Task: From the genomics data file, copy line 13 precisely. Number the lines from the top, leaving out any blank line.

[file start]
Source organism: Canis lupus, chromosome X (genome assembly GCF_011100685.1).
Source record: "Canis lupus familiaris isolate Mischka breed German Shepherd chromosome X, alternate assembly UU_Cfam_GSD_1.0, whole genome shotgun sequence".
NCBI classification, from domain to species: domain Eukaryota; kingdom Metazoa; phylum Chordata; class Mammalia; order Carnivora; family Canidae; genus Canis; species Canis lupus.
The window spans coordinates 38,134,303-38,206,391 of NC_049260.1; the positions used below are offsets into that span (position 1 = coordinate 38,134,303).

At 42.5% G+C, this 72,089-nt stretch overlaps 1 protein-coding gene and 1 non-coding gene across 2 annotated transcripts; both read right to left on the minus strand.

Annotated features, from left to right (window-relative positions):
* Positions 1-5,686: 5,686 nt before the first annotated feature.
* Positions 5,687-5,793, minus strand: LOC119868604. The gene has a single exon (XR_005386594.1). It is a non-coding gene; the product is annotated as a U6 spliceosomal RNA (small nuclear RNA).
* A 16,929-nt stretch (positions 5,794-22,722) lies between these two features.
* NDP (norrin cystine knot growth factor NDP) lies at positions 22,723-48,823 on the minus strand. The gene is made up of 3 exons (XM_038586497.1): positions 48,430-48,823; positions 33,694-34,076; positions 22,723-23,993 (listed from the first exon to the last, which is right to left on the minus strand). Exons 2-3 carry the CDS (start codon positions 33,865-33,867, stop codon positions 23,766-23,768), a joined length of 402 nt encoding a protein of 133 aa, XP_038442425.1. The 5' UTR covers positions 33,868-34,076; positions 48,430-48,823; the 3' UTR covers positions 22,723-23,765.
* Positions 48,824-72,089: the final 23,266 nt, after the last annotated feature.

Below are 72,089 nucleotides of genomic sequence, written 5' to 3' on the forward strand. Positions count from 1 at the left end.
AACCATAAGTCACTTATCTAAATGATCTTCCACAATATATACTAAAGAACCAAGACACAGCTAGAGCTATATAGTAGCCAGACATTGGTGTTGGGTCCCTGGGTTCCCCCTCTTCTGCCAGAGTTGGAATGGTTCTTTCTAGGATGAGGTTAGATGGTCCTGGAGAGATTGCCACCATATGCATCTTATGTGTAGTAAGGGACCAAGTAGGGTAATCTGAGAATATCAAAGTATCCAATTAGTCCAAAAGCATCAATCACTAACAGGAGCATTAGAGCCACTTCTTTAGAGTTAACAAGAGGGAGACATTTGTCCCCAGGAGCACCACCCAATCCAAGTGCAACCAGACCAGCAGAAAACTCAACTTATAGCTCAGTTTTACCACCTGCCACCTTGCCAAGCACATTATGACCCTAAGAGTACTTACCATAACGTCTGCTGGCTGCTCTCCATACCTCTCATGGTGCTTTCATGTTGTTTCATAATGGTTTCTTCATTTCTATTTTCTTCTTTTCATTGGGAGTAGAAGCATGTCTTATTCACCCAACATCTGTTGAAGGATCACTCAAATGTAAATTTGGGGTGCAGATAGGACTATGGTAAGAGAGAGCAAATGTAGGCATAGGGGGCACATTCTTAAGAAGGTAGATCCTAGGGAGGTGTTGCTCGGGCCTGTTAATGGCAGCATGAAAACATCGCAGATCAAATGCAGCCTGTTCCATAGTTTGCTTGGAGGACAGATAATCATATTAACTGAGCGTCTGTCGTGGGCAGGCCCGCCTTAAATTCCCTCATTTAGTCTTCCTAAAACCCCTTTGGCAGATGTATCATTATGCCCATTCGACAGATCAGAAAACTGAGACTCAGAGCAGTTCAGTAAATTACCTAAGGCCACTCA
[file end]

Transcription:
AACCATAAGTCACTTATCTAAATGATCTTCCACAATATATACTAAAGAACCAAGACACAGCTAGAGCTATATAGTAGCCAGACATTGGTGTTGGGTCCCTGGGTTCCCCCTCTTCTGCCAGAGTTGGAATGGTTCTTTCTAGGATGAGGTTAGATGGTCCTGGAGAGATTGCCACCATATGCATCTTATGTGTAGTAAGGGACCAAGTAGGGTAATCTGAGAATATCAAAGTATCCAATTAGTCCAAAAGCATCAATCACTAACAGGAGCATTAGAGCCACTTCTTTAGAGTTAACAAGAGGGAGACATTTGTCCCCAGGAGCACCACCCAATCCAAGTGCAACCAGACCAGCAGAAAACTCAACTTATAGCTCAGTTTTACCACCTGCCACCTTGCCAAGCACATTATGACCCTAAGAGTACTTACCATAACGTCTGCTGGCTGCTCTCCATACCTCTCATGGTGCTTTCATGTTGTTTCATAATGGTTTCTTCATTTCTATTTTCTTCTTTTCATTGGGAGTAGAAGCATGTCTTATTCACCCAACATCTGTTGAAGGATCACTCAAATGTAAATTTGGGGTGCAGATAGGACTATGGTAAGAGAGAGCAAATGTAGGCATAGGGGGCACATTCTTAAGAAGGTAGATCCTAGGGAGGTGTTGCTCGGGCCTGTTAATGGCAGCATGAAAACATCGCAGATCAAATGCAGCCTGTTCCATAGTTTGCTTGGAGGACAGATAATCATATTAACTGAGCGTCTGTCGTGGGCAGGCCCGCCTTAAATTCCCTCATTTAGTCTTCCTAAAACCCCTTTGGCAGATGTATCATTATGCCCATTCGACAGATCAGAAAACTGAGACTCAGAGCAGTTCAGTAAATTACCTAAGGCCACTCA